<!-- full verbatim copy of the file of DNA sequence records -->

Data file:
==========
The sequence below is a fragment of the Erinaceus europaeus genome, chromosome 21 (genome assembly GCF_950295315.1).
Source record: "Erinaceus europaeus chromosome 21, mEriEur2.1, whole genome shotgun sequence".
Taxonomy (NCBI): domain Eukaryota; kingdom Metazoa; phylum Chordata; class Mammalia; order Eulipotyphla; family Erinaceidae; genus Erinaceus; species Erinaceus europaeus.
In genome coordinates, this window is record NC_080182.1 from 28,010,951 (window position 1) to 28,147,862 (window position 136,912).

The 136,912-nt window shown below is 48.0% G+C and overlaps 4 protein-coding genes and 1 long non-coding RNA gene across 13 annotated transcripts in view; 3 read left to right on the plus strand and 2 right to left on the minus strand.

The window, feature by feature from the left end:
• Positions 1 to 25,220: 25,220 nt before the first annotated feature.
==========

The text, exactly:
The sequence below is a fragment of the Erinaceus europaeus genome, chromosome 21 (genome assembly GCF_950295315.1).
Source record: "Erinaceus europaeus chromosome 21, mEriEur2.1, whole genome shotgun sequence".
Taxonomy (NCBI): domain Eukaryota; kingdom Metazoa; phylum Chordata; class Mammalia; order Eulipotyphla; family Erinaceidae; genus Erinaceus; species Erinaceus europaeus.
In genome coordinates, this window is record NC_080182.1 from 28,010,951 (window position 1) to 28,147,862 (window position 136,912).

The 136,912-nt window shown below is 48.0% G+C and overlaps 4 protein-coding genes and 1 long non-coding RNA gene across 13 annotated transcripts in view; 3 read left to right on the plus strand and 2 right to left on the minus strand.

The window, feature by feature from the left end:
• Positions 1 to 25,220: 25,220 nt before the first annotated feature.